Last Updated on January 22, 2023
The nine alignments are an exercise in storytelling. At one point in Dungeons and Dragons history, they were actually tied into the mechanics, but now in Dungeons and Dragons 5e, they are purely roleplaying assets. That is not to say you can’t work them into your build, though!
This post is all about Neutral Evil; although, many such characters would balk at the idea of being called evil. They wouldn’t say they were evil, per se… just, personally invested. They have a goal and an agenda. If they can achieve their goals legally, great. Sometimes illegally is simpler, but sometimes it isn’t.
Whatever works, the end justifies the means and all that. If people get hurt along the way, they probably deserved it for not having situational awareness. Survival of the fittest, right?
We will start our discussion with examples from fantasy, science fiction, and the real world. After that, we will get into some of the underpinning ideas behind this box in the alignment chart, and then follow up with advice on how to use the rules to create a character whose Neutral Evil alignment is reflected in their build. Finally, we will propose two scenarios and compare how Neutral Evil characters would act to other characters along the Neutral and Evil axes.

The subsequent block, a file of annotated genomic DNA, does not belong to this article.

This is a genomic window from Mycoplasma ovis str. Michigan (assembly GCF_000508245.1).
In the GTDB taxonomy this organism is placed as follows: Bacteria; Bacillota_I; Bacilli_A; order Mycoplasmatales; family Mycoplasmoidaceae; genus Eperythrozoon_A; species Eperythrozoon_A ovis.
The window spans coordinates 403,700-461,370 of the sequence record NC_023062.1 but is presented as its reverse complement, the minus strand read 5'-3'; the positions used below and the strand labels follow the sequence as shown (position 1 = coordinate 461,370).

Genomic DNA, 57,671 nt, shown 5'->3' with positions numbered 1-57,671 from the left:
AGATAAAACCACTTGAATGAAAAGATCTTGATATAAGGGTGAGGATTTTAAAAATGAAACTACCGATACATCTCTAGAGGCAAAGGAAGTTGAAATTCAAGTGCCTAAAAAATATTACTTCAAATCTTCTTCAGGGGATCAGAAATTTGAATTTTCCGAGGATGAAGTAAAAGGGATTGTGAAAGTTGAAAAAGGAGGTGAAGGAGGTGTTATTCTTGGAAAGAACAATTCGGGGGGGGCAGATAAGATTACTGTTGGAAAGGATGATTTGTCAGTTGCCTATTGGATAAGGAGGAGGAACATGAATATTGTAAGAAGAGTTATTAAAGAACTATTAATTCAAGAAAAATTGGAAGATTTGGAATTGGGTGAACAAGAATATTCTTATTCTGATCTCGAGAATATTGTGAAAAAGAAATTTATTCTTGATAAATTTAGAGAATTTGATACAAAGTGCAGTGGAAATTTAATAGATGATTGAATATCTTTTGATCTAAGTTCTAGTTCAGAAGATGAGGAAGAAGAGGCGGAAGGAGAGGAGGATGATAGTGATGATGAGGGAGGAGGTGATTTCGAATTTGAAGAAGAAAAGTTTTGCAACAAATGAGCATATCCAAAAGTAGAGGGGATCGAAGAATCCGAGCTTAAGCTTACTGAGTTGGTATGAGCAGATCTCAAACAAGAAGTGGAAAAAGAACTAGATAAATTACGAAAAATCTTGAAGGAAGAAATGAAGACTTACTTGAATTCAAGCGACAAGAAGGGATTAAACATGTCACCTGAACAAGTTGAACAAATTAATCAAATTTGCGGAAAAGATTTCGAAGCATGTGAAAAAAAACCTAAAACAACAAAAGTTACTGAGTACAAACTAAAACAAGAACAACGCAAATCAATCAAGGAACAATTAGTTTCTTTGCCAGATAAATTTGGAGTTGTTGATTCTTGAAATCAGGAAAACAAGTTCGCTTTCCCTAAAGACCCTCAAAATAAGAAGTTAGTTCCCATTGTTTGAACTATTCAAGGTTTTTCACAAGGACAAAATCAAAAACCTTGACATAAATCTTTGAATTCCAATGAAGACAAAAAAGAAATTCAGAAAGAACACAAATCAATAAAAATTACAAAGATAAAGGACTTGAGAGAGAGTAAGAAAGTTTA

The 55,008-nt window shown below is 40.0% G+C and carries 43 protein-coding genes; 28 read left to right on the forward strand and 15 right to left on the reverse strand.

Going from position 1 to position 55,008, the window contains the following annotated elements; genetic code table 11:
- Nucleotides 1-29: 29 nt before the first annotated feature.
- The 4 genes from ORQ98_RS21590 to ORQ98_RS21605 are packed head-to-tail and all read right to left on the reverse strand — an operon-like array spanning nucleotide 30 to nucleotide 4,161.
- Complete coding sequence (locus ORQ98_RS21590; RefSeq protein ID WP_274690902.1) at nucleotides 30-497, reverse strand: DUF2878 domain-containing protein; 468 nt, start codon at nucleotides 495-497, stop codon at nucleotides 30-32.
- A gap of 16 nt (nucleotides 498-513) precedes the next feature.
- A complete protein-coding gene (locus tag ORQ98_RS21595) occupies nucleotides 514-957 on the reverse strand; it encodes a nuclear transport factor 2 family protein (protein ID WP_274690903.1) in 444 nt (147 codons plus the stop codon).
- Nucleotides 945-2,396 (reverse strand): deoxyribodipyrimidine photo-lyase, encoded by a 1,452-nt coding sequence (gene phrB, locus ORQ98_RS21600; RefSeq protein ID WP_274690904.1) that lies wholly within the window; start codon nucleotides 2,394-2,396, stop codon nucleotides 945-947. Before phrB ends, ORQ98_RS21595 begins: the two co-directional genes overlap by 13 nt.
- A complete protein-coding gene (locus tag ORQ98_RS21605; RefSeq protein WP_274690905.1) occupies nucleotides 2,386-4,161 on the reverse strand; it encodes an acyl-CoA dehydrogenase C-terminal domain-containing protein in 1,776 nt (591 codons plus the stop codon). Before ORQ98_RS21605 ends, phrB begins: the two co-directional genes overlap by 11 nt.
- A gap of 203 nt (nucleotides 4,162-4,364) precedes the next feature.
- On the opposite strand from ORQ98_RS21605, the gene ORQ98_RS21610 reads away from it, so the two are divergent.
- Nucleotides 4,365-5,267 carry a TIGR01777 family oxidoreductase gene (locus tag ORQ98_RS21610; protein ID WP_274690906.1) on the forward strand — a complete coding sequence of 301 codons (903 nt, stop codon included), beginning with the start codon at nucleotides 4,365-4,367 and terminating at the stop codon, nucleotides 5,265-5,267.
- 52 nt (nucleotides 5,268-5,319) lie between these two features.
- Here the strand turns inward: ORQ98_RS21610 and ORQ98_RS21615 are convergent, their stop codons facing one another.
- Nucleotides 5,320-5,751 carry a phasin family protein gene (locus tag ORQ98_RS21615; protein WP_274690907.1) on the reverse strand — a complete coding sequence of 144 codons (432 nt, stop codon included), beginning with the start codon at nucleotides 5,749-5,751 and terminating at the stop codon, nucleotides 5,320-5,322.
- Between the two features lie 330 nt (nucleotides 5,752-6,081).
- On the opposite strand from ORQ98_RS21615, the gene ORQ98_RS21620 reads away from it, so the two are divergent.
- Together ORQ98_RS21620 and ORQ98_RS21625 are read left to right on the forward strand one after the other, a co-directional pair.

What Is the Neutral Evil Alignment?
Neutral Evil is an alignment choice that reflects characters who are driven to their personal betterment and are willing to make sacrifices to meet that goal.
Neutral Evil Characters in Pop Culture
Before we get into the details of the Neutral Evil alignment, I’d like to start with a list of examples to give us all a big-picture view of what Neutral Evil can look like in stories. I’ve chosen a few popular franchises. Hopefully, we can find someone you are familiar with and not cause any controversy.